Class conscious

A downpour propels me to James Smith & Sons in New Oxford Street, the biggest umbrella shop in the world, with the suspicion firmly in my mind that umbrellas are carried almost exclusively by the middle classes. When it rains, the working classes get wet. Or they don caps, baseball or flat.

At James Smith, though, a member of staff called Jonathan Wardle assured me that he couldn't tell me "the class of our customers; we take no interest in that". I didn't believe him, and I felt that he contradicted himself with every subsequent statement. He told me, for example, that Charlie Chaplin carried an umbrella to suggest a poignant aspiration after gentility; he also told me that part of the reason people get through a lot of umbrellas is that they're one of the few items that middle-class people nick. "We often have judges or lawyers coming in saying: my brolly was taken from the Bailey yesterday."

Before the second world war, every man who worked in a suit carried a brolly every day, but to use it for keeping the rain off was considered naff. When rain started to fall, the correct etiquette was to use your brolly to hail a cab. True toffs carried tightly wound umbrellas that never unrolled, and if any gent had one that became unrolled by accident, then he'd probably buy another because re-rolling was a difficult art.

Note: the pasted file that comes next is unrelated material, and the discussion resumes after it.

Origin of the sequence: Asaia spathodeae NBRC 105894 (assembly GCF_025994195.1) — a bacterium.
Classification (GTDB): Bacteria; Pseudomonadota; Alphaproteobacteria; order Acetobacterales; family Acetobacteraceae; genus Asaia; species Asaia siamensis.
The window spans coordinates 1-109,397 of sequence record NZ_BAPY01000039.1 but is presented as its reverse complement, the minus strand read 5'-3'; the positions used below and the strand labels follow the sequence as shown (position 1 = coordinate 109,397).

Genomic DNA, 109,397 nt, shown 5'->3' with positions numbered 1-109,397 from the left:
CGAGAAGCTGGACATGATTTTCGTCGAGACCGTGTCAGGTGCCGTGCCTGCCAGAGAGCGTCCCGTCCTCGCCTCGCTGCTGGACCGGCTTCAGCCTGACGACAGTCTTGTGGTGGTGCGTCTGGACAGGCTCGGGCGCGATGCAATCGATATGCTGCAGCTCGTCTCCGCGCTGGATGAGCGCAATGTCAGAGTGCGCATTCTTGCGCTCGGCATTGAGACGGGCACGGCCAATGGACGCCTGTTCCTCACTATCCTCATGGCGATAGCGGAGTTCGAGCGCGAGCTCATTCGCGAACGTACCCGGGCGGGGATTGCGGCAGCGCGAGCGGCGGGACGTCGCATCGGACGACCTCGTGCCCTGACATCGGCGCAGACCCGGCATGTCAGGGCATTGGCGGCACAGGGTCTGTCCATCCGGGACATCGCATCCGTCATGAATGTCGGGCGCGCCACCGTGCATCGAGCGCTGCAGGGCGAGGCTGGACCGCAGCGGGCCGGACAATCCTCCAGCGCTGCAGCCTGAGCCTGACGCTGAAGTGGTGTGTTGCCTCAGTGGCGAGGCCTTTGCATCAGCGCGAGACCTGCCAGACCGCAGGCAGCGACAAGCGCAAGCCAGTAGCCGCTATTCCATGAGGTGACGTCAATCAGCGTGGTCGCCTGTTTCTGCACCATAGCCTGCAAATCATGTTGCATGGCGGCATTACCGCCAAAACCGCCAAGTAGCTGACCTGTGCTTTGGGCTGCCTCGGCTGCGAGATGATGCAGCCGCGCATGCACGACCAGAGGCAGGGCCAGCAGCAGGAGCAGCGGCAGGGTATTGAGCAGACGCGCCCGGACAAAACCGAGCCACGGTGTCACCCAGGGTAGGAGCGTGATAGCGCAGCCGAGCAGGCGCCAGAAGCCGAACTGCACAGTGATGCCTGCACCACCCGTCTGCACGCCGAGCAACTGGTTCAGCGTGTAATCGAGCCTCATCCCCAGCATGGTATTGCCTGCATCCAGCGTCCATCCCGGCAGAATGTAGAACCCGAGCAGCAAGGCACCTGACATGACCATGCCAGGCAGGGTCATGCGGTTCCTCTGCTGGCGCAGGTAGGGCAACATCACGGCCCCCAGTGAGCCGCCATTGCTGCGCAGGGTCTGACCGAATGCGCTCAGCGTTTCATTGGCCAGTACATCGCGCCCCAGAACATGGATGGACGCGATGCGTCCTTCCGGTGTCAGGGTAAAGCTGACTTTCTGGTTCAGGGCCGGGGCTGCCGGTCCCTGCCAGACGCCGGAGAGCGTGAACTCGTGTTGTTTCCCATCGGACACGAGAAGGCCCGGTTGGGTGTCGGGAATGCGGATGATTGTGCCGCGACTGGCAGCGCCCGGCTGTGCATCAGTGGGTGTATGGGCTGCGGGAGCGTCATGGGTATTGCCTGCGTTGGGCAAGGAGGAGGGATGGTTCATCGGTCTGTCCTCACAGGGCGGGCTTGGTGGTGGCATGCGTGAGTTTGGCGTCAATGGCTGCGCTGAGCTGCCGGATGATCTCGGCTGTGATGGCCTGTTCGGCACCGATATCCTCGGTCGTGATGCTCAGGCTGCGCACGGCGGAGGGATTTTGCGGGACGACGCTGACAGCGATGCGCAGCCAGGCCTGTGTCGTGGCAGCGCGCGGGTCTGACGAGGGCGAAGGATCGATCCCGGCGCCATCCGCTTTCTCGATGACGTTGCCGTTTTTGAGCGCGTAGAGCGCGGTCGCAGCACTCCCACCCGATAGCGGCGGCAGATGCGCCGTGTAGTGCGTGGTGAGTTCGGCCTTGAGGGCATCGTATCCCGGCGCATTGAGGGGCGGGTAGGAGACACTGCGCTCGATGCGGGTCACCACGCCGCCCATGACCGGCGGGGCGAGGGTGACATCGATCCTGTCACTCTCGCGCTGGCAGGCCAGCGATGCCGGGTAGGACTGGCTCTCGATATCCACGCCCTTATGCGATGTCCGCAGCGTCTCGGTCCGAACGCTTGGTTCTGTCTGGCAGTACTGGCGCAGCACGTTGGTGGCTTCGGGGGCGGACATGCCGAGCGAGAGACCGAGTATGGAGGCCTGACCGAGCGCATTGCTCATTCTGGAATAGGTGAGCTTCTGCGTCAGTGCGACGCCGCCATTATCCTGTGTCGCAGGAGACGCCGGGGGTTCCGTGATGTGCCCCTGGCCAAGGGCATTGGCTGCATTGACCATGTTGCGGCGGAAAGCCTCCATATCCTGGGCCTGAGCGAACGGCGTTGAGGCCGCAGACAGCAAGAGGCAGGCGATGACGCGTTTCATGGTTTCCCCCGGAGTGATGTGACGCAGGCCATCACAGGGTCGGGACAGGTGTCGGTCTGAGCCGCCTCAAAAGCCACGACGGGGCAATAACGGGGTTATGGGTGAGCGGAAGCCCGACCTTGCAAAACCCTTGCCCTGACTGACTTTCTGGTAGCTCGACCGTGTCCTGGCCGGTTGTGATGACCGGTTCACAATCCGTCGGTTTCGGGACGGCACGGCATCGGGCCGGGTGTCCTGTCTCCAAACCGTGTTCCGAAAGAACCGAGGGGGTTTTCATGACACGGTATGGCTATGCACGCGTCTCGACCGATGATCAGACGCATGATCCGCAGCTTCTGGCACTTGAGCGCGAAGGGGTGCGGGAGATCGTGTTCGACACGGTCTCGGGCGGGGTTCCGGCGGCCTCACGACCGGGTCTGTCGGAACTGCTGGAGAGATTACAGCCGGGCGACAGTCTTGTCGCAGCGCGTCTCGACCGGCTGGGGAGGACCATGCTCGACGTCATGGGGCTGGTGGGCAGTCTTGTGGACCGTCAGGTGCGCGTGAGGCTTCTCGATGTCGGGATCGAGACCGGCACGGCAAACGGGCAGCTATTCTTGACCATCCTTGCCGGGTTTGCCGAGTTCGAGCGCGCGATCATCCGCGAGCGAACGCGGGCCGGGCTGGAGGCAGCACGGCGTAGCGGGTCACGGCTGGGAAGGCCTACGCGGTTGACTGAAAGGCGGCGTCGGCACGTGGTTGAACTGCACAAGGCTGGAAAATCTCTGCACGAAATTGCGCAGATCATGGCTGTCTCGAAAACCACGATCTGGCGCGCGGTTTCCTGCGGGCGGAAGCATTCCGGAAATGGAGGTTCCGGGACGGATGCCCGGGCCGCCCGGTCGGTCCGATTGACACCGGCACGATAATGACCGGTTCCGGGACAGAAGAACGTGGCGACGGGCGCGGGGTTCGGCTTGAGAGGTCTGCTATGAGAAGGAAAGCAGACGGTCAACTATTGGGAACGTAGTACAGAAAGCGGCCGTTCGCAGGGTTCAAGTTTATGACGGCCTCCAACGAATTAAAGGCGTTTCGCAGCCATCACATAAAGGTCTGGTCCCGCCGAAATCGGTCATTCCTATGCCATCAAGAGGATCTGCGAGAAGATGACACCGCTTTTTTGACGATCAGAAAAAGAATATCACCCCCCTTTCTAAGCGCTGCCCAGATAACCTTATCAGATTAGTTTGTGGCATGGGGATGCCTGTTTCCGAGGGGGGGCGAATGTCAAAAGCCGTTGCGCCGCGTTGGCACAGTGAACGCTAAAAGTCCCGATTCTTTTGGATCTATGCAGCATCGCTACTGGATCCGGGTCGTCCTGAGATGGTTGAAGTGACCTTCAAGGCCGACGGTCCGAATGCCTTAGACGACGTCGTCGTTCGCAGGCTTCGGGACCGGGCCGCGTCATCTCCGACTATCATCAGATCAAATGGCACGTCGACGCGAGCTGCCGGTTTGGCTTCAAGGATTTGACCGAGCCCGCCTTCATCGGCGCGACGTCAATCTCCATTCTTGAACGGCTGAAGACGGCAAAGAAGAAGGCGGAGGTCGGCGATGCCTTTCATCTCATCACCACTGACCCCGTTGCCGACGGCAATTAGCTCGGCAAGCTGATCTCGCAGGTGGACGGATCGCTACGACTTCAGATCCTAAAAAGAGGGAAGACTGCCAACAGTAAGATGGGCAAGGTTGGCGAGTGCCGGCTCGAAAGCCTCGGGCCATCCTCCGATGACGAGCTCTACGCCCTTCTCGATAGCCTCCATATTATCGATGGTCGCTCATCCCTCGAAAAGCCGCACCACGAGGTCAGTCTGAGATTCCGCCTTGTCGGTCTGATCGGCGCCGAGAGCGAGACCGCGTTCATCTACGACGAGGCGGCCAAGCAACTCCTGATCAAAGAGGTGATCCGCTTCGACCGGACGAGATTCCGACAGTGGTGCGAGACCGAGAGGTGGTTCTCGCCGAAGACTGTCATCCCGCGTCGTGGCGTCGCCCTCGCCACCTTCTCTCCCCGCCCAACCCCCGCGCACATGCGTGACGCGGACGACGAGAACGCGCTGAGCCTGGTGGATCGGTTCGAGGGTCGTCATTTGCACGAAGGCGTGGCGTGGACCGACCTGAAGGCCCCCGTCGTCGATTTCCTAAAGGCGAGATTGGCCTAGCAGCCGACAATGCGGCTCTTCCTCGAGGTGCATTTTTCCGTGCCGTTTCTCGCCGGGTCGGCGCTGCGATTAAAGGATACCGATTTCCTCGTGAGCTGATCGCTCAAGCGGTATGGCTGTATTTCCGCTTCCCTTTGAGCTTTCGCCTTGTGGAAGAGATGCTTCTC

These upper-class types carried umbrellas for poise, and, according to Wardle, because an umbrella makes you look taller. The habit was a throwback to the times when a gentleman carried a sword and, during the late 18th century, when umbrellas first came to London, successful men would sometimes carry both. They were ready for anything, but often tripped over.

Today, umbrellas are still symbols of class. Golf umbrellas - popular with eighties yuppies - are now considered to be vulgar, especially if they bear a sponsor's name. Many middle-class men still observe the rule that you don't carry brollies in the country. Unless you're a vicar, that is, because it is perfectly okay for vicars actually to use their umbrellas in the country - for keeping the rain off, I mean.

This article first appeared in the 15 November 1999 issue of the New Statesman, Guns and the Dome